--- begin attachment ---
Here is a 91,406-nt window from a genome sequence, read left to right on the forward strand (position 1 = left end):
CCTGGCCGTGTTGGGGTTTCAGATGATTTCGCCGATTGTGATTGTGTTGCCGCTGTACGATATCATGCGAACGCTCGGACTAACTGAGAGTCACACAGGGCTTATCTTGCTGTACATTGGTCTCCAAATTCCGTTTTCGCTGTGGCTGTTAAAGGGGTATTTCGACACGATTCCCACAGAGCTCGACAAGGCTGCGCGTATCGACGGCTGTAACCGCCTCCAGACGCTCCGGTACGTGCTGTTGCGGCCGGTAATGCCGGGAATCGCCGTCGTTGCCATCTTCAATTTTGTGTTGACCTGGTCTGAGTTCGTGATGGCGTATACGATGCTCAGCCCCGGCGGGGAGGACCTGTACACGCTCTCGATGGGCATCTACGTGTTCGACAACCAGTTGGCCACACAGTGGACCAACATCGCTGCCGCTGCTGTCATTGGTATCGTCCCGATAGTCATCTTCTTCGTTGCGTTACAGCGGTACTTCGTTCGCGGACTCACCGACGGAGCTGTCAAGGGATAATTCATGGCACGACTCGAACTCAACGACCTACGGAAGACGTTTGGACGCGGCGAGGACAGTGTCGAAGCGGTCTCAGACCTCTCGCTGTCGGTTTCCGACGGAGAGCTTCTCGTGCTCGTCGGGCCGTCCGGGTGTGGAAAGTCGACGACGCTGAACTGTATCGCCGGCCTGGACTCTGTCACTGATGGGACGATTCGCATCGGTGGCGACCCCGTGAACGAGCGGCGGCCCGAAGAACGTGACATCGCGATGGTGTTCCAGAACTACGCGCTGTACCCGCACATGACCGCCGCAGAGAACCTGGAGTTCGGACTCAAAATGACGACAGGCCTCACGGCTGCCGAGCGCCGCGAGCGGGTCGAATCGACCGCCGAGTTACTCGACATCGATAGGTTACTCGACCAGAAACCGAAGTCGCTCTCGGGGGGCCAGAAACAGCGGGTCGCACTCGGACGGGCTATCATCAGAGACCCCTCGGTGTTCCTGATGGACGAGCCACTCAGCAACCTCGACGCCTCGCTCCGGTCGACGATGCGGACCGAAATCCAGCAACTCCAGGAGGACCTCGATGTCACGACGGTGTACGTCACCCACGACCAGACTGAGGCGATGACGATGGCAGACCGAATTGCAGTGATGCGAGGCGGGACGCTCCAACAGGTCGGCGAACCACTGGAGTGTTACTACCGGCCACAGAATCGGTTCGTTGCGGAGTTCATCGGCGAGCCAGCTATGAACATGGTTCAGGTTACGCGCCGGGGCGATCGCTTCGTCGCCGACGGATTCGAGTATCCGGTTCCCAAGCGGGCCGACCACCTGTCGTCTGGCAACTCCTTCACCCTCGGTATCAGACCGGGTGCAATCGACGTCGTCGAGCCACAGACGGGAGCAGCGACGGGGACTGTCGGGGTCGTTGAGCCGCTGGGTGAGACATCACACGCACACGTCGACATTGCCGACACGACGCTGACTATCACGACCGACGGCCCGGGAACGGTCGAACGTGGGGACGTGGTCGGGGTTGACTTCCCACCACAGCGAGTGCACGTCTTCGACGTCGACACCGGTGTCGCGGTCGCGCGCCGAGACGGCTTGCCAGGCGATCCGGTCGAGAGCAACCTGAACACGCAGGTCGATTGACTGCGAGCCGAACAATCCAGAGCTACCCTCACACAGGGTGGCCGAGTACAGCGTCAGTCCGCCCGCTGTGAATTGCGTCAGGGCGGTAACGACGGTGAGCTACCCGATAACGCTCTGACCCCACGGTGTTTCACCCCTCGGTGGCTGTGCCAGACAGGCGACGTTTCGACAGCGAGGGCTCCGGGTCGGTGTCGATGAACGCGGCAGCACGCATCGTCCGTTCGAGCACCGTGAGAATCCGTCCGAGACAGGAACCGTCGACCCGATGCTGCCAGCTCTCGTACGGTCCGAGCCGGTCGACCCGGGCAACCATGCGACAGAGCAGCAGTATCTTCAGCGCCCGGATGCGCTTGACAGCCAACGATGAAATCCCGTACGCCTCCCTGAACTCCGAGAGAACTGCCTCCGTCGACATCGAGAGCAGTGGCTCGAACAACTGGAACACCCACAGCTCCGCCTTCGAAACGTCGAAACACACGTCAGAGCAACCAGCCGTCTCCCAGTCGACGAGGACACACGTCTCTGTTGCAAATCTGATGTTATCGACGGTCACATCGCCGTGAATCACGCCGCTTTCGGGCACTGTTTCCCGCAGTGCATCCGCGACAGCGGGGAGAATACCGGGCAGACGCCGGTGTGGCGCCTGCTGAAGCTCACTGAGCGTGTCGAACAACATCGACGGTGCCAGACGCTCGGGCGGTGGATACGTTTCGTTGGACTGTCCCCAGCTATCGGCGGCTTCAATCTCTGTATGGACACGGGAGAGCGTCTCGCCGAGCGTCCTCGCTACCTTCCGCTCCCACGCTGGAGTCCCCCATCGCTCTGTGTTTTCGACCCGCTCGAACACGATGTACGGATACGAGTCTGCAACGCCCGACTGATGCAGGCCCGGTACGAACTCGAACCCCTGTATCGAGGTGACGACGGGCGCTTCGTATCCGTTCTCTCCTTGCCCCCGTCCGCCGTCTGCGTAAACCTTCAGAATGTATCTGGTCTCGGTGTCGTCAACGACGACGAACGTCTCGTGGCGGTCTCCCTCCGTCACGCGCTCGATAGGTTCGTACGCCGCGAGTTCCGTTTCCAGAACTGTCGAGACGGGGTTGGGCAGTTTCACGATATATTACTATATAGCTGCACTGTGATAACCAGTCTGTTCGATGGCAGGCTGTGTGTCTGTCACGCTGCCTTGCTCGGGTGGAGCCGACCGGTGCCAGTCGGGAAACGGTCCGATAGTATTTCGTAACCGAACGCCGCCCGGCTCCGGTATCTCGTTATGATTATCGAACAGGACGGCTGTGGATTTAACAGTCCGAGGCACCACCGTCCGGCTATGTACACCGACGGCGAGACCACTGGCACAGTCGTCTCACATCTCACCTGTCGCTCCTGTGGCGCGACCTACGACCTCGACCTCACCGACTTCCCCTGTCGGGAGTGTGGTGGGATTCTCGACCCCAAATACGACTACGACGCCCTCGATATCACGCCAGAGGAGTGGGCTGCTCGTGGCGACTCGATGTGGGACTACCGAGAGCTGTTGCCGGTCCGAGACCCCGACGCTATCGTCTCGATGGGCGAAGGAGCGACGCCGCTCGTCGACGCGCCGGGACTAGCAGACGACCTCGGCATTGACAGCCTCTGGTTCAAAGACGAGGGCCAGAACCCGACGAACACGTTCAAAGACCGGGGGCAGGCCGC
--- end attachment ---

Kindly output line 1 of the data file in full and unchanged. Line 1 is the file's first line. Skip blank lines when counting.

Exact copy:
Here is a 91,406-nt window from a genome sequence, read left to right on the forward strand (position 1 = left end):